The Darker Side of SustainabilityArticle

The darker side of sustainability: Tensions from sustainable business practices in business networks. Tura, N., Keränena, J., & Patala, S.


Industrial Marketing Management, February 2019, Volume 77, 221-231


Dr. Carson Reeling, Assistant Professor


Implementing environmentally sustainable business practices (SBPs) is increasingly important for a firm’s “triple bottom line”—that is, their economic, environmental and social performance. Despite the obvious (and well-documented) benefits from adopting SBPs, including input cost savings and increased demand from consumer goodwill, they do involve tradeoffs. In particular, a single firm adopting an SBP can impose tensions on partner firms throughout the supply chain. These tensions can threaten relationships, induce uncertainty and raise costs for both suppliers and customers. This article is among the first to identify and classify these tensions with the goal of helping business managers anticipate and lessen their negative effects when adopting SBPs.

The study involved focus group discussions with managers of 17 Finnish process and metal, wood, energy and waste management firms. The firms were related through their respective supply chains, and the managers were probed about their experiences in both adopting SBPs themselves and the effect of SBP adoption by other firms on their own performance.

The authors were able to identify major sources of tension arising from firms’ SBP adoption decisions and classified them into four categories:

  • Economic tensions: Firms adopting SBPs often faced greater investment, operating and opportunity costs. Suppliers for adopting firms faced greater costs from having to comply with greater sustainability requirements. Customers of adopting firms faced higher prices and less reliable products.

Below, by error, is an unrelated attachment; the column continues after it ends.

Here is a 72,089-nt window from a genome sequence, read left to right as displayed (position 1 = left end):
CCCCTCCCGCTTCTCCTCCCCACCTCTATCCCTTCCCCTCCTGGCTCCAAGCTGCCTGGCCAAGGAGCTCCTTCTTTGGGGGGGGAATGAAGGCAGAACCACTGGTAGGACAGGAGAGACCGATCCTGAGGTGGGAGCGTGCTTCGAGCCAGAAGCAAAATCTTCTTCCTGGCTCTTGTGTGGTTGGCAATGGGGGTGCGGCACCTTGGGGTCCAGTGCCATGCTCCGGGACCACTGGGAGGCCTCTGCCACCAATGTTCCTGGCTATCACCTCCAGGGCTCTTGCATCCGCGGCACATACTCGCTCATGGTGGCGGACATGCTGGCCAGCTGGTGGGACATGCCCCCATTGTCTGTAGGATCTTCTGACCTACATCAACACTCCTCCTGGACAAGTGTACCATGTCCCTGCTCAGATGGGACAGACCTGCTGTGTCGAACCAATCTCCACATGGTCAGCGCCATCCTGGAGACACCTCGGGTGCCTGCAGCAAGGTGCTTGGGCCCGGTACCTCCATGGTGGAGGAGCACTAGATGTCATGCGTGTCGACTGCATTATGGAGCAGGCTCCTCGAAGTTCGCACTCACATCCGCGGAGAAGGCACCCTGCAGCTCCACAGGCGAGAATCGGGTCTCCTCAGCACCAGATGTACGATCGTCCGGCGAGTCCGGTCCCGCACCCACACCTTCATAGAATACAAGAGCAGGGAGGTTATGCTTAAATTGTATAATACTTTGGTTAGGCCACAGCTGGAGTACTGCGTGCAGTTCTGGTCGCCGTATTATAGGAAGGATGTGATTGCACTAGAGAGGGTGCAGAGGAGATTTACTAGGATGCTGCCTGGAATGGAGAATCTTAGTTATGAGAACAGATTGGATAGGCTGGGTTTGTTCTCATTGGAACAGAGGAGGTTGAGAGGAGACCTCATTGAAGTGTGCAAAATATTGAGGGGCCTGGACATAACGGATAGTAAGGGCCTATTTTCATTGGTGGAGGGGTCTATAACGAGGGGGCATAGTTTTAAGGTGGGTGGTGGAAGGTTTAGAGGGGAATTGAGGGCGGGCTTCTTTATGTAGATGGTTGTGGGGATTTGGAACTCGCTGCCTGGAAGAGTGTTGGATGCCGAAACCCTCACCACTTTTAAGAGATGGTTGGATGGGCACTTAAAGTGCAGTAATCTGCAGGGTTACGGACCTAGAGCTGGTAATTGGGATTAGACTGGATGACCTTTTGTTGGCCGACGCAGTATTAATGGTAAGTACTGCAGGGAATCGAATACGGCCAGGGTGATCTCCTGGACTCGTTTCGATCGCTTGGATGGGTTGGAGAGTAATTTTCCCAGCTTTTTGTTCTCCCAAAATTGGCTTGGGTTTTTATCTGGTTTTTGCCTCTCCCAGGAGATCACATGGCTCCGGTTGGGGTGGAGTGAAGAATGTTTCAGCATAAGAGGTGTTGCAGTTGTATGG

• Structural tensions: Firms adopting SBPs faced greater monitoring responsibilities to ensure compliance by other firms in the supply chain. Suppliers for adopting firms perceived uncertainties and a loss in market power if they did not have the infrastructure to ensure compliance.
  • Psychological tensions: Firms adopting SBPs faced greater financial, technological and political risks (this is because future policy decisions could influence the costs or benefits from adopting SBPs). Suppliers for adopting firms reported less motivation for complying with SBPs due to the uneven distribution of benefits from their adoption. Customers of adopting firmsreported concerns about data security (adopting firms often request process and customer data to assess sustainability impacts of their products) and “greenwashing,” or purchasing inputs that are not as sustainable as their suppliers lead them to believe.
  • Behavioral tensions: Firms adopting SBPs face greater pressure to disclose information on business practices to regulatory authorities, customers and supply chain partners. Suppliers for adopting firms reported increased data collection and dissemination requirements.

What this means for Food and Agricultural Business